See the originals in the Commons Art category.
My friend Mike Visnov has once again outdone himself with another concept sketch of Ken, our philosophical mummy friend with the sledgehammer fists and the bigger-than-big heart. There isn’t much I can say to add to the visual, but you can check out Mr. Visnov’s past takes on Ken, Po, and more in the Commons Art category.
A story in three panels.
My brother shipped me a bunch of boxes he’d been storing for me since our parents sold the house we grew up in. This is but one old gem among many. I read The Stand in high school, and all I remember is staring at the clock in class, counting the hours until I could get home and dive into more of it.
A friend of mine nabbed this autographed copy for me in college, and I can’t tell you how glad I am to have dug it out of the past once again. I’m an avowed ebook guy now, but this is something pixels still can’t do.
The headline says it all (or almost all). At long last, signed paper copies are available (U.S.-only for now, alas, until I figure out an international solution as part of the plan to take over the world).
You can request a personalized note (assuming it’s not obscene or overly unsettling—yes, even I have my limits), plus you get a bonus card/bookmark that doubles as an effective self-defense tactic when thrown properly.*
Just click below, and you’re on your way to customized goodness.
*You probably need to be Gambit, Bullseye, or an accomplished ninja to pull this off.
The very generous Booknista gave me the questions and the opportunity to do a video interview with myself. And so, surrounded by the lush foliage of Commons HQ, I did. (As you can see by my grim countenance, ’twas a very serious affair.)
Video link: 9 Questions: Michael Alan Peck
Happy 40th to the album that helped get this goofy kid who was long on hair and short on wisdom through high school.
Four decades later, it still sounds like what it was: a Hail Mary for the desperate, an anthem for the losers too stubborn or too far gone to admit their loss.
Together they take a stab at romance and disappear down Flamingo Lane…
It’s been far too long since I last posted a contribution from artist extraordinaire and Commoners pal Michael Visnov, who’s blessed us with character concept sketches for The Commons: Book One: The Journeyman numerous times now. (See Ken the mummy and Po the Shaolin monk. And while you’re at it, take a look at James Barnett’s Annie work, too. Or peruse the Commons Art category to soak everything in.) Keep in mind that several of these are just to establish underlying details that would be much more subtle when the monster’s properly portrayed as a true shadow.
I have a tough time making up my mind, but I think I’m slightly partial to a combo of 2 and 4. (Hover over each image to see its assigned number or click on one to cycle through the gallery in close-up.)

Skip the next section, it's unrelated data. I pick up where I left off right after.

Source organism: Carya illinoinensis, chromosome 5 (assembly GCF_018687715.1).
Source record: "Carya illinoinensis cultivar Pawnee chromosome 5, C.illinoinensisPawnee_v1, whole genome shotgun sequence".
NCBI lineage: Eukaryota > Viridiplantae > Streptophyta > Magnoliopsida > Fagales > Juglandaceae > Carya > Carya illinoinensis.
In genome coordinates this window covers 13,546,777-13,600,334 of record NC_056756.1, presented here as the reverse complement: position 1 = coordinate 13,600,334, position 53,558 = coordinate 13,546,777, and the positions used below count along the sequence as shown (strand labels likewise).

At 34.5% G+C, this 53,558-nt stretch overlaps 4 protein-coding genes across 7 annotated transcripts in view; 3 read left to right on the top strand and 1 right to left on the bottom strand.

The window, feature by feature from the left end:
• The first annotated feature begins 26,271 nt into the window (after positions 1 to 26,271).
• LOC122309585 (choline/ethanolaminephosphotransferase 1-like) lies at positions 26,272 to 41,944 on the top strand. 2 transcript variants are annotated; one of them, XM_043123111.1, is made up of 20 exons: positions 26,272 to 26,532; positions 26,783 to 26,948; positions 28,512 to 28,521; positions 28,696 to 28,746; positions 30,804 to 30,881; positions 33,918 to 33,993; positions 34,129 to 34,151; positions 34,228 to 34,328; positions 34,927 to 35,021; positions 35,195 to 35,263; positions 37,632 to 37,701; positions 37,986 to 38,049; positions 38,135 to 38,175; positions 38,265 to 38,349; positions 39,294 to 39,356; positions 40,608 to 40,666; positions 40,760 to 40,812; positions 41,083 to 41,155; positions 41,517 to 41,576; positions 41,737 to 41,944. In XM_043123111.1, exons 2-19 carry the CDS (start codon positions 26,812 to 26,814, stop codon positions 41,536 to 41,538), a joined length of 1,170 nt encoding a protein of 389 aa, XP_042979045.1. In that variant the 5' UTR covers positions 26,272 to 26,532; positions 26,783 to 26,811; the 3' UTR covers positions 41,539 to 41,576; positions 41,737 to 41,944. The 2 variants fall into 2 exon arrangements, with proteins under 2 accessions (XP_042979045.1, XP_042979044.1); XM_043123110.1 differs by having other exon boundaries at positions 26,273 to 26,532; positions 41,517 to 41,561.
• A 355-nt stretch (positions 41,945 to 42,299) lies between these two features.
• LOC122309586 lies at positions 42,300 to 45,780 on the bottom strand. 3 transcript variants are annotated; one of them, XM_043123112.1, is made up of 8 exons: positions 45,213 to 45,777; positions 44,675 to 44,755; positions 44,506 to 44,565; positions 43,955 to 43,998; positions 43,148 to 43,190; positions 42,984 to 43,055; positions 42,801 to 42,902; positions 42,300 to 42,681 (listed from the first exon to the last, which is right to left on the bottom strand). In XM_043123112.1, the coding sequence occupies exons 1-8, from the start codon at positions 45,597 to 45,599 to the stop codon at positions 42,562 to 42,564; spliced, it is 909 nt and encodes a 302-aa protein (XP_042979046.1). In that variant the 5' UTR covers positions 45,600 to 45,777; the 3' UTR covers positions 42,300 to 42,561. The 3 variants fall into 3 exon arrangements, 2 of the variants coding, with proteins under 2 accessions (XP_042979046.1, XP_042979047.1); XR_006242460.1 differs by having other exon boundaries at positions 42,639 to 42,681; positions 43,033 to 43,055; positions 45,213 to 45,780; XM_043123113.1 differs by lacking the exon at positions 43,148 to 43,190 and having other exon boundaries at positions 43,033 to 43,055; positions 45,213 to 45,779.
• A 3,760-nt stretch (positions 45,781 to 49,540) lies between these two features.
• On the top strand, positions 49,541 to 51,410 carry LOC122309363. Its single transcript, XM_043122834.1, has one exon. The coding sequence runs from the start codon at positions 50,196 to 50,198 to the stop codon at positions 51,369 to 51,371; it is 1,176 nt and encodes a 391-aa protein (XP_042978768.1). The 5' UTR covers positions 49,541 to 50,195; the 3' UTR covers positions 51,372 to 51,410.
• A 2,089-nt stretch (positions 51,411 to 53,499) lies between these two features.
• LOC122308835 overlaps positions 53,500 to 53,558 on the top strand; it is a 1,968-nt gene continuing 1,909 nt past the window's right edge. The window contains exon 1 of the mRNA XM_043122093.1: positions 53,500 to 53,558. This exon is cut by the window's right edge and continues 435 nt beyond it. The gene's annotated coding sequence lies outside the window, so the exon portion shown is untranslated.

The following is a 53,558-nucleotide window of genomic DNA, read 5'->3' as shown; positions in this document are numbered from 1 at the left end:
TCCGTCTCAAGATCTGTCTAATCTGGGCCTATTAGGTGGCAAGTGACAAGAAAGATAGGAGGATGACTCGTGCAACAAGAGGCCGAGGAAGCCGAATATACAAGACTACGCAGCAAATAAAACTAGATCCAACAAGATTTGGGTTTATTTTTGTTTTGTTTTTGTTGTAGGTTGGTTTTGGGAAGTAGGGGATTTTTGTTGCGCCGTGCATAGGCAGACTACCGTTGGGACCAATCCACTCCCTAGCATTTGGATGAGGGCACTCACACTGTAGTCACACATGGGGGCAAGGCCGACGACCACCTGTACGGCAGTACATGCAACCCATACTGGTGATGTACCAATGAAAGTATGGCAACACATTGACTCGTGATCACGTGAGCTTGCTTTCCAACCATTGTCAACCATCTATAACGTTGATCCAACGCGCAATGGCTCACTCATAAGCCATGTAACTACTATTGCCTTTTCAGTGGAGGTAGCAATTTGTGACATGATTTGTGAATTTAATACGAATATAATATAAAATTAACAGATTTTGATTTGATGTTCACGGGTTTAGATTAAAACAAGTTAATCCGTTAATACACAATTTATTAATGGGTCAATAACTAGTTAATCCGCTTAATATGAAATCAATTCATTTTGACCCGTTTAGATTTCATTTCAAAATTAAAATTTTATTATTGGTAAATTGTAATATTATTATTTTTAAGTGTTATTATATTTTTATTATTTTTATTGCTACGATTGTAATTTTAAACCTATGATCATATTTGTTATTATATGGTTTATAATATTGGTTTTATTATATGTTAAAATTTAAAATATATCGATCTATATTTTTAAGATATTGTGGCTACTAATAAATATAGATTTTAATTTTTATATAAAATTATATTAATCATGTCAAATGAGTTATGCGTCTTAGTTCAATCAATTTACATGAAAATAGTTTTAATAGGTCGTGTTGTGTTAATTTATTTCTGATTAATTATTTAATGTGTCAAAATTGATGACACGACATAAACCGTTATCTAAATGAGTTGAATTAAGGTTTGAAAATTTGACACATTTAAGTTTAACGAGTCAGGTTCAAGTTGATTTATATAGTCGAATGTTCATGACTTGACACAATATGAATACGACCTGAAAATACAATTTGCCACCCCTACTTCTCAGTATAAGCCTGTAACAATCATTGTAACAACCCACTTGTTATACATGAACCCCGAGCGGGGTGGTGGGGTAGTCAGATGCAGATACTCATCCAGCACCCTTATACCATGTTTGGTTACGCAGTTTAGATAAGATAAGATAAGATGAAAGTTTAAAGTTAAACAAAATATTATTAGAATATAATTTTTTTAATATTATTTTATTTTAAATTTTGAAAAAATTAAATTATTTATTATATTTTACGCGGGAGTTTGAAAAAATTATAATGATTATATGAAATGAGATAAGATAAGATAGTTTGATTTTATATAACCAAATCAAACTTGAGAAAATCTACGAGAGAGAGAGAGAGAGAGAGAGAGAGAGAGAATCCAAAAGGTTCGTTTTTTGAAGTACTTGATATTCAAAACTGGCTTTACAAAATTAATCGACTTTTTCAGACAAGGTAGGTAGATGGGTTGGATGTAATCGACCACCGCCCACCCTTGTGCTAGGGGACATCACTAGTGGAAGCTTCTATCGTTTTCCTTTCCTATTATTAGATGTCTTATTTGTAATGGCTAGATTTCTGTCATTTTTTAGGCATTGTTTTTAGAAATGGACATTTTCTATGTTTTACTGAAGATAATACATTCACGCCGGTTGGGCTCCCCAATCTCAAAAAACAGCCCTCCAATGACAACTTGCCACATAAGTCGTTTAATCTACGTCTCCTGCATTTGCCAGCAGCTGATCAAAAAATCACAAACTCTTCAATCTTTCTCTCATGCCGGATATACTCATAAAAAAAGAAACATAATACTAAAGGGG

A final memory.
You rarely see them these days, though in some countries, I hear, they are still made and filled with warm breath from a small straw fire hung beneath.
But in 1925 Illinois, we still had them, and one of the last memories I have of my grandfather is the last hour of a Fourth of July night forty-eight years ago when Grandpa and I walked out on the lawn and lit a small fire and filled the pear-shaped red-white-and-blue-striped paper balloon with hot air, and held the flickering bright-angel presence in our hands a final moment in front of a porch lined with uncles and aunts and cousins and mothers and fathers, and then, very softly, let the thing that was life and light and mystery go out of our fingers up on the summer air and away over the beginning-to-sleep houses, among the stars, as fragile, as wondrous, as vulnerable, as lovely as life itself.
I see my grandfather there looking up at that strange drifting light, thinking his own still thoughts. I see me, my eyes filled with tears, because it was all over, the night was done, I knew there would never be another night like this.
No one said anything. We all just looked up at the sky and we breathed out and in and we all thought the same things, but nobody said. Someone finally had to say, though, didn’t they? And that one is me.
The wine still waits in the cellars below.
My beloved family still sits on the porch in the dark.
The fire balloon still drifts and burns in the night sky of an as yet unburied summer.
Why and how?
Because I say it is so.
I had the pleasure of being asked to drop by the Tribune Tower studios of Chicago’s legendary WGN Radio to do an interview with host Steve Bertrand. In a conversation that was excerpted on The Wintrust Business Lunch and runs in full on the Bertrand on Books podcast, Steve and I cover the book, its history and marketing, self-publishing, the Soon to be Famous Illinois Author Project, and the unbridled awesomeness of librarians.